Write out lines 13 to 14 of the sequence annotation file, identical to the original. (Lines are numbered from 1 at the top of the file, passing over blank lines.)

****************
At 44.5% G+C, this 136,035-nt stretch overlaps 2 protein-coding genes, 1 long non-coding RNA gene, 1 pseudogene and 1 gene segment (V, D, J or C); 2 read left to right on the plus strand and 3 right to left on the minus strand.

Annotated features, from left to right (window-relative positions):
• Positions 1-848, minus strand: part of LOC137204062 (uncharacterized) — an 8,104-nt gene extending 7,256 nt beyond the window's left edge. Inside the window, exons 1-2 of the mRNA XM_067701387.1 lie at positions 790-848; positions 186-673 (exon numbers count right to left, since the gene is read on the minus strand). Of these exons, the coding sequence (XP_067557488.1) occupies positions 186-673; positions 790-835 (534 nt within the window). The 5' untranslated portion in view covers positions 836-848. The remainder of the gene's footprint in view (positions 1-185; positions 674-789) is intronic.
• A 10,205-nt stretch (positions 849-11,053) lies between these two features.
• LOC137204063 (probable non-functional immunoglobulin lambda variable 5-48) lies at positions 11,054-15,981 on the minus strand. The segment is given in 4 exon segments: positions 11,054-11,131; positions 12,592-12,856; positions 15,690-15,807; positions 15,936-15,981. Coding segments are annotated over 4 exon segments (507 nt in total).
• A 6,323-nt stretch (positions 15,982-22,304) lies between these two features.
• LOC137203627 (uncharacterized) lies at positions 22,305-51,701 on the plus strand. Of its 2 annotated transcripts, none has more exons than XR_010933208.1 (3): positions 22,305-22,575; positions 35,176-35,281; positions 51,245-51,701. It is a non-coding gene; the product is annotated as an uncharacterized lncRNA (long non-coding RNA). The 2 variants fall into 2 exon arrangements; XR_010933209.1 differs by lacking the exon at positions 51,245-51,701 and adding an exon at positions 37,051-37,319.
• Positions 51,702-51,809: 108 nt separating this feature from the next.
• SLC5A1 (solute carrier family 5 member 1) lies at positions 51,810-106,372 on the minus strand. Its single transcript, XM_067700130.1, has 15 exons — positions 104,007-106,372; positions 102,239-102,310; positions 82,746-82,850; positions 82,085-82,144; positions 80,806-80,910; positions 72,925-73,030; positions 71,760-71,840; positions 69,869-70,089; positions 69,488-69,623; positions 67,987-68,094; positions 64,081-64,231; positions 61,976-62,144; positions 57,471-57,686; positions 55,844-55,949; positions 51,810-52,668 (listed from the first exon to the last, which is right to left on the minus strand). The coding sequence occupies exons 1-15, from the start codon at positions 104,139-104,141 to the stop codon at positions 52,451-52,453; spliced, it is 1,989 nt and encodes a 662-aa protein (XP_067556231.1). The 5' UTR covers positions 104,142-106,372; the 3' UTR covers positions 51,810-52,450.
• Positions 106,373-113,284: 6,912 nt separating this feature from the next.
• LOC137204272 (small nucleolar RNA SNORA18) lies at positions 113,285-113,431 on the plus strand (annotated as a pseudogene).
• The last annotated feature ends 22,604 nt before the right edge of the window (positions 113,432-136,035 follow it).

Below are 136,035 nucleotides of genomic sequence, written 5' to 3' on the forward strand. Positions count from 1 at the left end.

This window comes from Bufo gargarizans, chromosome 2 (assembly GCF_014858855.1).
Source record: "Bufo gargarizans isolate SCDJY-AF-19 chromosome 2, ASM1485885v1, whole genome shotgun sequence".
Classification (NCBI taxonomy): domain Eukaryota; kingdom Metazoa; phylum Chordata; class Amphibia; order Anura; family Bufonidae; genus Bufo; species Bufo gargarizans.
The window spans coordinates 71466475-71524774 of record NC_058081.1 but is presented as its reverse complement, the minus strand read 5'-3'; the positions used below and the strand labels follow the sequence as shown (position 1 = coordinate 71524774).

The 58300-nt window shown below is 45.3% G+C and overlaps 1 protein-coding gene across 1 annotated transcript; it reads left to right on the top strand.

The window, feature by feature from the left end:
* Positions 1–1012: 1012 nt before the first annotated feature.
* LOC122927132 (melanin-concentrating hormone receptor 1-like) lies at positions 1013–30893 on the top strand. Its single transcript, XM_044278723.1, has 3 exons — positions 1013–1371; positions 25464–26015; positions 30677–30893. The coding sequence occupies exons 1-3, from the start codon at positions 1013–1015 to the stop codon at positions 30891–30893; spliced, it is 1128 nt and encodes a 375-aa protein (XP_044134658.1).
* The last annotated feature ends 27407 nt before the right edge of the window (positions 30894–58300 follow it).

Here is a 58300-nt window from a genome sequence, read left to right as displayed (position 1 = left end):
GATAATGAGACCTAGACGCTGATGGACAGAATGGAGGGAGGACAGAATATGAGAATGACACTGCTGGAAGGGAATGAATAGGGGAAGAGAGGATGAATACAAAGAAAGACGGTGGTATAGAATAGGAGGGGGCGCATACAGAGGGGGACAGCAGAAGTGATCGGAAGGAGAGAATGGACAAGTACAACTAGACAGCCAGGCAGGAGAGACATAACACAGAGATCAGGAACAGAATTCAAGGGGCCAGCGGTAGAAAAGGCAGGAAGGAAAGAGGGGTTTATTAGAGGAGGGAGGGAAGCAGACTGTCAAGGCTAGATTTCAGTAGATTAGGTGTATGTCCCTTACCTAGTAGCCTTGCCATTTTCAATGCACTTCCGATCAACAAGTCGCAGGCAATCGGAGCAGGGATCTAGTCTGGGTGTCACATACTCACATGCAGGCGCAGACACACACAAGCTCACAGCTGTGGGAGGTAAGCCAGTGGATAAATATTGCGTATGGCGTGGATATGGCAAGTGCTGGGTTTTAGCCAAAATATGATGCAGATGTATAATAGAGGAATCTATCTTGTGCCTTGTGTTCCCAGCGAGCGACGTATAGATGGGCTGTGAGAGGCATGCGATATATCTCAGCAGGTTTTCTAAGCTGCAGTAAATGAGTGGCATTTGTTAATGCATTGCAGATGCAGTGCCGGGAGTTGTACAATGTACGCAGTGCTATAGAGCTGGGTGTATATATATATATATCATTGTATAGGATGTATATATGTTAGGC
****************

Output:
Below are 136,035 nucleotides of genomic sequence, written 5' to 3' on the forward strand. Positions count from 1 at the left end.

This window comes from Bufo gargarizans, chromosome 2 (assembly GCF_014858855.1).